In the late 1950s and early 1960s Mr Chandler worked for a Cape company, Cape Products, loading bricks. Asbestos was also produced at his workplace, and dust from that part of the works was allowed to blow around the works. Mr Chandler recently contracted asbestosis, and wanted to claim for the admitted negligence of Cape Products. But Cape Products was no more, and there had been excluded from its employers liability insurance any cover for pneumoconiosis. So that led nowhere. Hence this claim against Cape Plc, its parent company, on the basis that Cape Plc had “assumed” responsibility for the health of its subsidiary’s employees.
C-28/09, European Commission v. Austria, 21 December 2011 – read judgment
Many countries in the EU are struggling to comply with its laws about air pollution. The UK is in continuing breach of its nitrogen dioxide emission limit: see my post just before Christmas. But one way a country can try to comply with these laws is by banning or limiting heavy traffic. And that is exactly what Austria did in respect of an important bit of its motorway network; it prohibited lorries of over 7.5 tonnes carrying certain goods from using a section of the A 12 motorway in the Inn valley. And just before Christmas, it paid the price.
The EU Court told Austria it was infringing EU law, in particular, Articles 28 and 29 of the EC Treaty (now Arts 34 and 35 of TFEU) which are the core provisions protecting free movement of goods. Why, given that it was trying to comply proactively with another requirement of EU law?
A recent guest post from Begonia Filgueira celebrated the move by the Bolivian Parliament to accord rights in law to Nature. It rightly commanded considerable attention but not all readers were ecstatic. So when last week DEFRA came out with a rather different approach to valuing nature in its Natural Environment White Paper – the first in 20 years – it was interesting to see the way that the Environment Department thought things should be done.
Not the Bolivian route, unsurprisingly, but the White Paper raises an entirely different way of valuing nature which we should compare with the idea of granting rights.
On 18 December of last year, a judgment was handed down by the cour administrative d’appel à Bordeaux (the appeals court of the administrative court of Bordeaux) which, until quite recently, went under the international radar. In a landmark judgment, the Court ruled that the respondent, an asylum seeker from Bangladesh (‘Mr A’), could not be returned to his country of origin owing to two medical conditions: allergic asthma and sleep apnea. What was remarkable about this judgment was that it was the first time that a French court has taken pollution into account in a decision of this kind. The Court stated:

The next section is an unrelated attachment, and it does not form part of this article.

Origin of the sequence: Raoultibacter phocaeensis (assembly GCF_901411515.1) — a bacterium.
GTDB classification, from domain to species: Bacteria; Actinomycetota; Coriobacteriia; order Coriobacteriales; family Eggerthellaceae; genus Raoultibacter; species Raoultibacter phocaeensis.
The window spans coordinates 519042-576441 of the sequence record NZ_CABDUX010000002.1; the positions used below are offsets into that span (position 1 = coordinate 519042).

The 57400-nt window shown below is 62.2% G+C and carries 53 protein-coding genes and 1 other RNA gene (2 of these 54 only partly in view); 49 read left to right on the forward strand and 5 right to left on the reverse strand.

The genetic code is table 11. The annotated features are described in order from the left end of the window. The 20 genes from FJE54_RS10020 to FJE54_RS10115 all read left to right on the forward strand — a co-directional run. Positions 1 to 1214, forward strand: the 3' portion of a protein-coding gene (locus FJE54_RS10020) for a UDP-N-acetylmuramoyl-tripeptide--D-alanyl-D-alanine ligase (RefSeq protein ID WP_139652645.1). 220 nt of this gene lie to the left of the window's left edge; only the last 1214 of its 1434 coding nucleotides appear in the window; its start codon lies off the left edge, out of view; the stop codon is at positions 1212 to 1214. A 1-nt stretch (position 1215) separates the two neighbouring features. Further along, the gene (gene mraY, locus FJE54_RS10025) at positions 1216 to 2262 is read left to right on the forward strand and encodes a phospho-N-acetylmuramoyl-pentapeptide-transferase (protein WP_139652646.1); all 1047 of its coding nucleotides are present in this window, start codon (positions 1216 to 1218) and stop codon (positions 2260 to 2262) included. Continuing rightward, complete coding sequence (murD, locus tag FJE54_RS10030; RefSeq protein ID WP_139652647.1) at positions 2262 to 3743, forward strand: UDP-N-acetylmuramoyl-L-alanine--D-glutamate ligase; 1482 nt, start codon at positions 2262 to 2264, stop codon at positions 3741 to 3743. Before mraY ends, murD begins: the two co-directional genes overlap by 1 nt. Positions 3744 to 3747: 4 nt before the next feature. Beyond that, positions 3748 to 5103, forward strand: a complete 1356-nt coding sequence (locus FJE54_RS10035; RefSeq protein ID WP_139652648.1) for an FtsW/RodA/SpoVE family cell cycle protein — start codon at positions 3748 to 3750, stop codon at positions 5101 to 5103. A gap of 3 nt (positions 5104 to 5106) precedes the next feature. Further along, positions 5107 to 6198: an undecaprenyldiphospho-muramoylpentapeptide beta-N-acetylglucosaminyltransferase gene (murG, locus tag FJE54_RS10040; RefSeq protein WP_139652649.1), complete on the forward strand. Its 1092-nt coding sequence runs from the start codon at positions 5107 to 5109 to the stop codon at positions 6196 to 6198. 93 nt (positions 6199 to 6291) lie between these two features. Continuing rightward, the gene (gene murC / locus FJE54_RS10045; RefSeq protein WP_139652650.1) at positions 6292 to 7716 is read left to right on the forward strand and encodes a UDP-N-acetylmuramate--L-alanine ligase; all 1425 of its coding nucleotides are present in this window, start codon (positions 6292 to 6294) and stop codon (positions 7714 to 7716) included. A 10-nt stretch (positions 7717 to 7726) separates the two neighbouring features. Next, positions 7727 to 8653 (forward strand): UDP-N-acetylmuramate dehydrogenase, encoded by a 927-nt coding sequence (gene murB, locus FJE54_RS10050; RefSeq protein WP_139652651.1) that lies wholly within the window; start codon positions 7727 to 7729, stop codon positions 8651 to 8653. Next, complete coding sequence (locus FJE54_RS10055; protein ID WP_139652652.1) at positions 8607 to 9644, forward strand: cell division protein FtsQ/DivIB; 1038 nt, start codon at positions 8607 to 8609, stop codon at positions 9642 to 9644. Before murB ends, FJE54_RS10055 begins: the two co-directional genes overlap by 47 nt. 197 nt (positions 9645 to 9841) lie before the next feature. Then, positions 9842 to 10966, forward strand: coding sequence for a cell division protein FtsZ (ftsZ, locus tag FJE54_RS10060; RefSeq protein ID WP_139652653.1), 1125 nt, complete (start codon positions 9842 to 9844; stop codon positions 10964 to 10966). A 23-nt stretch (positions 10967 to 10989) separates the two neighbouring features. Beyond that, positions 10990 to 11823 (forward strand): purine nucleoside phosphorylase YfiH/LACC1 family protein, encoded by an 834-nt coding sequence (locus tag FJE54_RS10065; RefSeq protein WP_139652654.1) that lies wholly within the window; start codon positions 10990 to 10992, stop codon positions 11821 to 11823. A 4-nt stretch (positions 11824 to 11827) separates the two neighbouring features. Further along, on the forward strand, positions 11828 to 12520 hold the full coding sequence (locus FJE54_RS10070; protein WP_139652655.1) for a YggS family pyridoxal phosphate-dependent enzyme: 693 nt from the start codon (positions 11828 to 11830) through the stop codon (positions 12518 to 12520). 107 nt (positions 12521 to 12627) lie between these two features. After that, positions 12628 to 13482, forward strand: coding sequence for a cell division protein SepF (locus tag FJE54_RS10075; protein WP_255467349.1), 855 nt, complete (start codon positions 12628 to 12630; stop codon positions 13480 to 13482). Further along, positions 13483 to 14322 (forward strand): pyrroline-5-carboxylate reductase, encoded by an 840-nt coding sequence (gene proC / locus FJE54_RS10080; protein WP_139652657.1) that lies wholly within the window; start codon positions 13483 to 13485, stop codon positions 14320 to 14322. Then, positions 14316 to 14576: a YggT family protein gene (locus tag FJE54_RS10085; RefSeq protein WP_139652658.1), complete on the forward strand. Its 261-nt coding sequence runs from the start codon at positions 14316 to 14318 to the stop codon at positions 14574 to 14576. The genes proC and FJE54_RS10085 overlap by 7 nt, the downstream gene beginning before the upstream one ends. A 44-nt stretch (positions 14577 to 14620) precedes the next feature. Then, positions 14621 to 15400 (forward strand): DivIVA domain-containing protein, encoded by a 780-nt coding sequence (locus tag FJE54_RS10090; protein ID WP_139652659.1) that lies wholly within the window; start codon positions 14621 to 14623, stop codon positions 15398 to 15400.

[Mr A] would be confronted upon arrival in his country of origin […] with a worsening of his respiratory disease because of the atmospheric pollution.
An article published by the Guardian brought the case to the attention of the British media, and the story has since been picked up by a number of national papers. This article will seek to shed light on the judgment, which is only available in French, and the legal circumstances leading to this groundbreaking decision.
On 22 September 2022, the UN Human Rights Committee found that the Australian Government had violated the human rights of various Torres Strait islanders through climate change inaction.
The rights in issue arose under the International Covenant of Civil and Political Rights of 1966, and in particular the right to life (Article 6), the right to be free from arbitrary interference with privacy, family and home (Article 17), the rights of the child (Article 24), and the right of indigenous minorities to enjoy their culture – all of which rights should be respected and ensured to all individuals (Article 2).
California Sea Urchin Commission, et al. v Michael Bean, et al, US District Court, Central District of California (September 18 2015) – read judgment
A Californian court has upheld the protection of marine otters over the interests of commercial fishing.
Sea otters are remarkable marine mammals who live their entire lives at sea, giving birth in the water and clutching their cubs to their bellies as they float in rafts of up to a thousand, holding hands while they sleep to avoid drifting off in the ocean’s currents. But they are not just picturesque; they are essential to the health of the seas. A main component of their diet is the ubiquitous sea urchin, which feeds on kelp. As sea otters have been hunted and killed as by-catch over the centuries, their diminishing numbers have led to the proliferation of the sea urchin population and the consequent disappearance of the kelp forests on the seabed. The damage this does to the marine ecosystem has been inestimable.
This somewhat technical judgment, made on a preliminary application for summary judgment by the fishing industry, therefore marks an important step in the judicial response to marine conservation. Continue reading →
But that all changes when the US lawyers come over here – exactly the issue in this case. US airlines said to the EU Court that their rights under international aviation law have been infringed by a European Directive on greenhouse gas emissions from airlines. This EU Court Opinion goes right to the heart of how two systems of supra-national law fit together. EU law hits International Law. And, unsurprisingly, an EU lawyer thinks that EU law wins – so far, anyway, before the full EU Court of Justice decides the case.
US Supreme Court : Kiobel et al v. Royal Dutch Petroleum Co et al – Read Judgment
In a long-awaited judgment, the United States Supreme Court has decided unanimously that there was no jurisdiction for a US federal court to hear a claim by a group of Nigerians alleging that the respondents assisted the Nigerian government to kill, rape, beat and arrest individuals who protested against Shell’s environmental practices.
The judgment has already attracted a lot of commentary, from those claiming it is undermines US leadership on human rights to those who argue it is sensible or a mixed bag. The claimants, who resided in the United States, filed suit against the respondents (Dutch, British and Nigerian corporations) in federal court under the Alien Tort Statute (the “ATS”).